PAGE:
Gay History 101: The Cuban Edition

During an interview, Fidel Castro blamed himself for the mistreatment of homosexuals in Cuba.

LGBT persons in Cuba may face legal challenges not experienced by non- LGBT residents. Public antipathy is high, reflecting regional norms. This has eased somewhat since the 1990s. Educational campaigns on LGBT issues are currently implemented by the National Center for Sex education, headed by Mariela Castro daughter of President Raul Castro.

No alternative to marriage such as civil unions or domestic partnerships is available. Several measures favorable to the LGBT community, including the legalization of same-sex unions, have not passed the National Assembly. Since June 2008, qualifying Cubans have been able to have free sex reassignment surgeries. In his autobiography “My Life,” Fidel Castro criticized the machismo culture of Cuba and urged for the acceptance of homosexuality.

He has made several speeches to the public statements regarding discrimination against homosexuals. In a 2010 interview with Mexican newspaper La Jornada, Castro called the persecution of homosexuals while he was in power "a great injustice, great injustice!" Taking responsibility for the persecution, he said, "If anyone is responsible, it's me.... We had so many and such terrible problems, problems of life or death. In those moments, I was not able to deal with that matter [of homosexuals]. Castro personally said that the negative treatment of gays in Cuba arose out of the country's pre-revolutionary attitudes toward homosexuality.

Richard Blanco (1968) is an American poet, public speaker, author and civil engineer. He is the fifth poet to read at a U.S. presidential inauguration, having read for Barack Obama's second inauguration. He is the first immigrant, the first Latino, the first openly gay person and the youngest person to be the U.S. inaugural poet.

Born in Madrid he immigrated as an infant with his Cuban exile family to Miami, and was raised and educated there. He explored his Cuban heritage in his early works and his role as a gay man in Cuban-American culture in Looking for the Gulf Motel (2012). He explained: "It's trying to understand how I fit between negotiating the world, between being mainstream gay and being Cuban gay, I don't exclusively align myself with any one particular group—Latino, Cuban, gay, or 'white'—but I embrace them all.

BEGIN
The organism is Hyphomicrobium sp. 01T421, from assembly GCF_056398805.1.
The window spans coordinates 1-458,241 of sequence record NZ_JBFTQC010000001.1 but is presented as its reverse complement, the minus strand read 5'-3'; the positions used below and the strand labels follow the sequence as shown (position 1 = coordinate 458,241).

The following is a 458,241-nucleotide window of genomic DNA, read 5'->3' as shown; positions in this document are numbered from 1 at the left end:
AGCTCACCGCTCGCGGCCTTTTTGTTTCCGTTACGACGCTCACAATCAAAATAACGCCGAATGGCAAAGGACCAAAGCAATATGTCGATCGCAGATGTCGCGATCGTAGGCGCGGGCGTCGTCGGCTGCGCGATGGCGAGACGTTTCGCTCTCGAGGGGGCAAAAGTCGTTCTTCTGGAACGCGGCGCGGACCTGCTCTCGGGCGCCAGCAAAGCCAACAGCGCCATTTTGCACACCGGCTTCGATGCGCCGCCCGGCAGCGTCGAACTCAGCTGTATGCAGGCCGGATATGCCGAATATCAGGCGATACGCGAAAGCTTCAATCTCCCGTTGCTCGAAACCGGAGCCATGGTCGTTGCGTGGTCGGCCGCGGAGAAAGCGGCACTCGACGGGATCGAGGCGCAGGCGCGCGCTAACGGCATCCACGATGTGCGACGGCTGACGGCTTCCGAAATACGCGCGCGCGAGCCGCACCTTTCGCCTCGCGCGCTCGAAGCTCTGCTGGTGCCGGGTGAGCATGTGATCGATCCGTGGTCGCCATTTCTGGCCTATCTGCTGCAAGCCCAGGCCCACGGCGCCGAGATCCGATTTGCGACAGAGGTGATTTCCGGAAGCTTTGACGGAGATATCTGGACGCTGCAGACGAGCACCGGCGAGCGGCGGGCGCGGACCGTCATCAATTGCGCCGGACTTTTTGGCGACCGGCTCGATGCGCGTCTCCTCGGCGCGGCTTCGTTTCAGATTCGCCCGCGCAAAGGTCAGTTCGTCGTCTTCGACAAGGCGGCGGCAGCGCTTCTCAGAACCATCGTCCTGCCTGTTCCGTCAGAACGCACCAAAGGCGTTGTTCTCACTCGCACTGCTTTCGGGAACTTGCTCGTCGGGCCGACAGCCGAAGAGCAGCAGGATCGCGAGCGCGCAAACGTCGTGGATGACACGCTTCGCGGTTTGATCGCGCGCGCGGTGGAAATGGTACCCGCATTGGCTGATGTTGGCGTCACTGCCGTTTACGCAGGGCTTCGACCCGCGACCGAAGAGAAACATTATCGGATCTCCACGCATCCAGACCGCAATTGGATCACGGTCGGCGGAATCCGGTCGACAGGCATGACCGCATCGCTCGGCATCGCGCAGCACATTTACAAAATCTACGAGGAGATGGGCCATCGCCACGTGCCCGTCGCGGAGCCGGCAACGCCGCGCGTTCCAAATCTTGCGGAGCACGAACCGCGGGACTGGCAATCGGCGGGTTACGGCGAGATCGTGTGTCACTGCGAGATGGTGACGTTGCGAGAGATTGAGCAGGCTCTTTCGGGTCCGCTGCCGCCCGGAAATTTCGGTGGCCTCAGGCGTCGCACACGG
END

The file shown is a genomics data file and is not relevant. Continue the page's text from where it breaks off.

On August 14th 2015 Richard Blanco read on the grounds of the formally reopened U.S. Embassy in Havana, a poem he wrote for that occasion. He dedicated his poem titled "Matters of the Sea" to "the people of both our countries who believed that not even the sea can keep us from one another… the 90 miles between these two countries, might as well be 9,000 miles. So I started thinking about that and how to make that something not about separation, but about unification. And so it's the sea that separates us, but it's also the sea that unites.”

Reinaldo Arenas (1943 –1990) was a Cuban poet, novelist, and playwright who despite his early sympathy for Fidel Castro and the 1959 revolution, grew critical of and then rebelled against the Cuban government. He was persecuted by the Castro regime because his writing and homosexuality defied socialist orthodoxy. His autobiography, “Before Night Falls” was on the New York Times list of the ten best books of the year in 1993. In 2000 this work was made into a film, directed by Julian Schnabel. An opera based on the autobiography with libretto and music by Cuban-American composer Jorge Martin was premiered by the Fort Worth Opera on May 29, 2010. Before Night Falls, tells his life story ,the film stars Javier Bardem as Arenas and co-stars Sean Penn and Johnny Depp. At the 2000 Venice film festival it scooped the grand jury prize, and Bardem was nominated for best actor. In 1987, Arenas was diagnosed with AIDS, but he continued to write and speak out against the Cuban government. He committed suicide on December 7, 1990. In a letter written for publication, Arenas wrote: “Due to my delicate state of health and to the terrible depression that causes me not to be able to continue writing and struggling for the freedom of Cuba, I am ending my life. . . . I want to encourage the Cuban people abroad as well as on the Island to continue fighting for freedom. . . Cuba will be free. I already am.”

Cuban-American actor Guillermo Diaz (1975) of “Half Baked” fame is openly gay.

Fellow Cuban-American Mario Lavandeira (1978) writes about celebrities on his notorious gossip blog

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